Stroke victims are often left with impaired communication, known as aphasia. The most common problem is anomia, a condition in which the patient is unable to find the right word to say (a very severe form of everyone’s ‘tip of the tongue’ experiences). Traditional therapy to treat anomia is extensive and requires intervention over a long time period to be successful. However, a new brain zapping therapy trialled by neuroscientists at University College, London has enabled patients to make a startling recovery, compared to patients undergoing traditional therapy.
Whilst patients were undergoing vocabulary training neuroscientist Jenny Crinion and her colleagues applied transcranial direct current stimulation to the left side of the brain in the area related to speech production. After six weeks the patients had improved by an astonishing 92%, compared to just 56% in patients who had received the vocabulary training without the stimulation therapy. The stimulation is thought to stimulate nerve cell activity in Broca’s area, which is the part of the brain devoted to speech comprehension and production.
For more information about stroke and how to recognise the signs click here.
March 5, 2012
Women who do not attend for cervical screening have only a 66% cure rate for cervical cancer, according to research published in the British Medical Journal this week. Not attending screening appointments means that women do not seek medical advice until symptoms of cervical cancer are being experienced. Symptoms of cervical cancer include abnormal bleeding, pelvic pain, unusual heavy discharge, pain after urination and bleeding after intercourse, and can easily be mistakenly attributed to other illnesses.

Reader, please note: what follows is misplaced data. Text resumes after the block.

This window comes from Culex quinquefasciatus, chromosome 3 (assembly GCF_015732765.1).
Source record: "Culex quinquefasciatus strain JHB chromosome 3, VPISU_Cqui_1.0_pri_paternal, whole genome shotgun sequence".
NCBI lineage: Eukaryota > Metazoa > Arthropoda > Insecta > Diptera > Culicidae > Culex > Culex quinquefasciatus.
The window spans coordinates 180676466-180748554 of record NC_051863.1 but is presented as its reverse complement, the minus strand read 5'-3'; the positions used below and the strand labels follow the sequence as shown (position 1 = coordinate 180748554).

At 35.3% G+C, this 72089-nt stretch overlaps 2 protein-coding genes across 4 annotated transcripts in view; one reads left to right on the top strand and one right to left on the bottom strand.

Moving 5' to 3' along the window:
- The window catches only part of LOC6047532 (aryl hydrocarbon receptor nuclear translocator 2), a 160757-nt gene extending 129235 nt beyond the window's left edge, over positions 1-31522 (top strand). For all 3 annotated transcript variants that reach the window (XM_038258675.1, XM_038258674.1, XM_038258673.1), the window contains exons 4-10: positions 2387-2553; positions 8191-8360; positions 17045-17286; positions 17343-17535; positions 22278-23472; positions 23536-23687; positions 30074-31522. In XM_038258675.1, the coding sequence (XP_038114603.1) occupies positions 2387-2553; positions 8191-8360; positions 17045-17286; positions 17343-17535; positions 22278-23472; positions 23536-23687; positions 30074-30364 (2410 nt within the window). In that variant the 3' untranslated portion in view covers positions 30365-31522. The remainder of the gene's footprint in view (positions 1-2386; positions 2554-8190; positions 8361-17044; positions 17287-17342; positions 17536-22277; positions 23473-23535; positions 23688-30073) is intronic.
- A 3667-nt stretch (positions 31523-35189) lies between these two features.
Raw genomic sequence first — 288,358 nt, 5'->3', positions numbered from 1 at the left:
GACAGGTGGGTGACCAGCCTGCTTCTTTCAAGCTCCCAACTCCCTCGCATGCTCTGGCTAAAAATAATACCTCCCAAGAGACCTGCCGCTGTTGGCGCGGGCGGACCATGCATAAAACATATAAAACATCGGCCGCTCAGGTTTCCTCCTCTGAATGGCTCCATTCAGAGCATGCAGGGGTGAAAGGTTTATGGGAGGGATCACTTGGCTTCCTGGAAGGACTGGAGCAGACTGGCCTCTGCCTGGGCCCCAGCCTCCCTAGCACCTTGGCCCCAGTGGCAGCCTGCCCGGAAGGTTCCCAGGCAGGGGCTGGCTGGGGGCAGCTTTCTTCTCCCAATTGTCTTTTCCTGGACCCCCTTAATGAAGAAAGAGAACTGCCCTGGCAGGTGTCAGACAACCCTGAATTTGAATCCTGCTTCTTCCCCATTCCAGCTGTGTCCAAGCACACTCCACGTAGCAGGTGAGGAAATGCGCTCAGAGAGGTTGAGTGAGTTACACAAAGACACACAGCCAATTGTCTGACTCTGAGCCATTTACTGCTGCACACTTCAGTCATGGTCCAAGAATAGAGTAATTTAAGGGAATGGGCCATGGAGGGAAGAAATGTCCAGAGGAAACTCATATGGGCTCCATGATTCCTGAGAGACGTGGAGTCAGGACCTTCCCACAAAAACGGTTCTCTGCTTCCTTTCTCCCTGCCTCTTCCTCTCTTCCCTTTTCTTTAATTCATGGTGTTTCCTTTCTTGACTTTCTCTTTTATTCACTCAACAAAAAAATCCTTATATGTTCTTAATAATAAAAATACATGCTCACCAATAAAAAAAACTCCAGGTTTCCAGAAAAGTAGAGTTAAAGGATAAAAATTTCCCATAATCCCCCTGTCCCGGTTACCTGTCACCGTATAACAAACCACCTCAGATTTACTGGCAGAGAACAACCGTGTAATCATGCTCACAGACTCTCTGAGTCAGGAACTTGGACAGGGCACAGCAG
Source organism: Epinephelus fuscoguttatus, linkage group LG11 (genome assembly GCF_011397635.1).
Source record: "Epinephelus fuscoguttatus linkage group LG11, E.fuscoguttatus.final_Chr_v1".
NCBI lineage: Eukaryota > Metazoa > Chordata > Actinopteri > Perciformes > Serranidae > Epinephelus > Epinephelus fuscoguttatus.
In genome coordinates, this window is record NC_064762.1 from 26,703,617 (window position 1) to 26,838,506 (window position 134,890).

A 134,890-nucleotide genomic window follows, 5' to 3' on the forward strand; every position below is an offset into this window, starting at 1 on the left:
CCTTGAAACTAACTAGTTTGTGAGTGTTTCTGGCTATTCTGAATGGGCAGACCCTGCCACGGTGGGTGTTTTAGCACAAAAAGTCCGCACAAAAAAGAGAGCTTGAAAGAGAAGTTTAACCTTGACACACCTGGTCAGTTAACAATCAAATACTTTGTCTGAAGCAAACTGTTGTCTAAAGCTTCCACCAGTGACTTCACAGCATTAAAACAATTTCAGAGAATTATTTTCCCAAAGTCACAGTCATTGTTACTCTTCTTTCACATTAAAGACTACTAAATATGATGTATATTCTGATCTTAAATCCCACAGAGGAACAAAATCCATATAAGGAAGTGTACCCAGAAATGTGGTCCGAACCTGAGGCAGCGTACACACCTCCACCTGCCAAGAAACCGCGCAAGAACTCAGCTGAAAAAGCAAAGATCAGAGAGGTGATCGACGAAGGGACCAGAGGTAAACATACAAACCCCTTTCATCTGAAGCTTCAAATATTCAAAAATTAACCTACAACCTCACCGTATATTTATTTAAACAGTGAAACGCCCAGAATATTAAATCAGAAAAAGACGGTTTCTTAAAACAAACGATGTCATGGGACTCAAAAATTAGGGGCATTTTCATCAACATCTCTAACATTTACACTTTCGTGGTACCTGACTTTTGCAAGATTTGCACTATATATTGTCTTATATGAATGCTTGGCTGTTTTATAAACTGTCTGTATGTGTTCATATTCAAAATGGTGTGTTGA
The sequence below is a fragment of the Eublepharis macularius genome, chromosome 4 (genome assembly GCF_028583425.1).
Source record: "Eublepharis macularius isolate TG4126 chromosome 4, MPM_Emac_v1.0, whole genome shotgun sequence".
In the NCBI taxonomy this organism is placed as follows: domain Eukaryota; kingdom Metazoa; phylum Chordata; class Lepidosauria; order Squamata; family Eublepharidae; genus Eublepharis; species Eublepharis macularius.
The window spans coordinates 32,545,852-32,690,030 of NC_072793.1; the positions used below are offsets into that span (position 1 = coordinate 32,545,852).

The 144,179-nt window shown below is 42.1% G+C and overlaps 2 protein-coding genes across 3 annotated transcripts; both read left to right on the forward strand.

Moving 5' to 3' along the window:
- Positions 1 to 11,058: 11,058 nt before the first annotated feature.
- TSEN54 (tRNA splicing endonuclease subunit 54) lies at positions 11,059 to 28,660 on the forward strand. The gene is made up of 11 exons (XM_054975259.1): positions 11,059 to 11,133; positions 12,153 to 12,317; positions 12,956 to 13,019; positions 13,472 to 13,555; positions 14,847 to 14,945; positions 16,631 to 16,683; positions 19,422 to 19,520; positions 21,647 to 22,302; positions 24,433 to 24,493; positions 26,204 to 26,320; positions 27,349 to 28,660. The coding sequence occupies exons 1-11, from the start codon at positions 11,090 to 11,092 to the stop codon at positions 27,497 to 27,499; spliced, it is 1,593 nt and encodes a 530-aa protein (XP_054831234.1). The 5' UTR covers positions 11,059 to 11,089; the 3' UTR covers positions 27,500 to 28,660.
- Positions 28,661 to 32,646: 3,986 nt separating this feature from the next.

The Swedish Centre for Research and Development followed all 1230 women who were diagnosed with cervical cancer in Sweden between 1999 and 2001 to see just how significant smear tests are in cure rates. Sadly, 373 of the women died from cervical cancer and three quarters of them had one thing in common: they had not had a cervical smear in the recommended time frame.
For women diagnosed through screening the cure rate is 92% and the chances of a cure are higher for women who attend an appointment through invitation and are not overdue for a smear test. The NHS recommend that women between the ages of 25-49 be screened every three years and women over 50 every five years. You should be sent a letter telling you when your screening is due and if you think you are overdue, contact your GP to check.
The research shows that cervical screening within the recommended time frame substantially reduces the risk of cervical cancer and improves cure rates. You should make every effort to attend your appointment.